“We have the internet to thank — and not just the interface but the economy that’s evolved around it. From the leather-bound volumes of old to lurid mass-market paperbacks, book covers were never designed in a vacuum… When you look at book covers right now, what you’ll see blaring back at you, bold and dazzling, is a highly competitive marketing landscape dominated by online retail, social media, and their curiously symbiotic rival, the resurgent independent bookstore.”
“I’m very fond of visual contemporary culture but always try to avoid trend,” explains graphic designer Matthieu Becker. With a particular interest in book design, the Paris-based graphic designer works mainly with artists, publishers and cultural institutions. Matthieu recalls how he “learned how to read forms and then how to add context to them”. In turn, this allows him to create a design language that is relevant and appropriate to the cause.
Designers often talk about serving customer needs but our actual charge is more layered than that. Brian LaRossa on the fear on both sides of a design pitch: https://dogroup.co/2IGHV9V
This interview with legendary designer Chip Kidd is annoyingly locked behind a google survey which is a drag - but its worth the 2 minutes of admin to learn more about Chip’s process, career highlights, favourite radio station and more!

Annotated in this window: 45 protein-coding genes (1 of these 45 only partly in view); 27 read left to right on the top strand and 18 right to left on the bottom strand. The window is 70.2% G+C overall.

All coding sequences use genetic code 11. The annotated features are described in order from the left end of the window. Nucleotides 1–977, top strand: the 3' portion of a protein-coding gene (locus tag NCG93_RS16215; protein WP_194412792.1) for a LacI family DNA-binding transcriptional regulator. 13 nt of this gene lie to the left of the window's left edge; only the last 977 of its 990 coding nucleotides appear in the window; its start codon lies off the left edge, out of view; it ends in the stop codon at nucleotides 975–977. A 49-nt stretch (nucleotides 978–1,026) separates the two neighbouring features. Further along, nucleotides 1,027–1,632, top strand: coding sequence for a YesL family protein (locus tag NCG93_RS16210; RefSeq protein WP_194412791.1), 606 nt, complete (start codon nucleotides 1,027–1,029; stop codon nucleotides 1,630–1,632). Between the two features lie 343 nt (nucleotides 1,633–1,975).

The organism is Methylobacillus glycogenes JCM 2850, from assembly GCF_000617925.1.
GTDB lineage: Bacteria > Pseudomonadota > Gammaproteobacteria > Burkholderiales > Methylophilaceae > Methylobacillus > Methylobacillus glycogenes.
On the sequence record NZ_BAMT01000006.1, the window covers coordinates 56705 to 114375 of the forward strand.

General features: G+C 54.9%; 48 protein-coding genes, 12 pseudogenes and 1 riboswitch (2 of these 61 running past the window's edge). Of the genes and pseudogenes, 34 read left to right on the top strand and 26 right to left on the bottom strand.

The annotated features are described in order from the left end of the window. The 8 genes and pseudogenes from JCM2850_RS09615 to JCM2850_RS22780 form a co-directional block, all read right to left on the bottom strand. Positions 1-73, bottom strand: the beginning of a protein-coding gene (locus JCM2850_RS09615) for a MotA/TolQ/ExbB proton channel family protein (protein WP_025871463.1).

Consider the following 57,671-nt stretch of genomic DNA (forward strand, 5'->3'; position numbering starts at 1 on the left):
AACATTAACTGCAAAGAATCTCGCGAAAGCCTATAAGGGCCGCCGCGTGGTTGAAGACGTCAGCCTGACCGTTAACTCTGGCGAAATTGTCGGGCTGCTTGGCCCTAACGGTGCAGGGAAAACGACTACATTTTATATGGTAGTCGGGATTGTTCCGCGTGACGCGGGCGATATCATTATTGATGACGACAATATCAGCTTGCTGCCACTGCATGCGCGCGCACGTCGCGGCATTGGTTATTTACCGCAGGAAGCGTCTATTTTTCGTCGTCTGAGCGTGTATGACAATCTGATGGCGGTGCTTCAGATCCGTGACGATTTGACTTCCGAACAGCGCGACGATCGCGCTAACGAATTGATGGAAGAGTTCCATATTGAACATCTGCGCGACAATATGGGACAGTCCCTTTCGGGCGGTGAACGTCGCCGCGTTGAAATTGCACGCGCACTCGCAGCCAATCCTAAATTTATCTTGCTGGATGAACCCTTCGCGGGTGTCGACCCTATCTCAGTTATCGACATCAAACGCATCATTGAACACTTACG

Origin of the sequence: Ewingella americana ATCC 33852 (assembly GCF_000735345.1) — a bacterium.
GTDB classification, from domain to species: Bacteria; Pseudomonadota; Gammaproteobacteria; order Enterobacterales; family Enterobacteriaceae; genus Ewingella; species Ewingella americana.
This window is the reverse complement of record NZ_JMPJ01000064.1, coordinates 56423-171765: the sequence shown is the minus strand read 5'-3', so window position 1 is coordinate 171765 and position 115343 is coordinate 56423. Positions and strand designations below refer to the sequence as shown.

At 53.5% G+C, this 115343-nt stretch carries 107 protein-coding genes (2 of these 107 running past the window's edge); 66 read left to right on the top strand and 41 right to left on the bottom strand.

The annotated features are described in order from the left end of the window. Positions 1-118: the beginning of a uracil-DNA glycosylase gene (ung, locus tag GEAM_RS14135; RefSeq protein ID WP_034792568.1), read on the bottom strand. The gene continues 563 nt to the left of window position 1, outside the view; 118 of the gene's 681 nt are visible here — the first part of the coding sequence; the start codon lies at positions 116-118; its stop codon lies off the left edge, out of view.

Book design lovers - check out this (close-to-funded) Kickstarter project celebrating Juan Ángel Cotta's outstanding illustrated book covers… “Juan Ángel Cotta (1920-1962) was a talented young artist from Buenos Aires that charmed art critics from across the globe with his personal graphic style. His later work, the 103 covers of Los Libros del Mirasol — one of South America's most unique and appealing illustrated editorial collections — has been mostly lost and forgotten over time. Until Now.”
The spine looks like a stick of dynamite. Super appropriate for the subject matter! Designed by Paul Belford’s creative agency check out more of their work here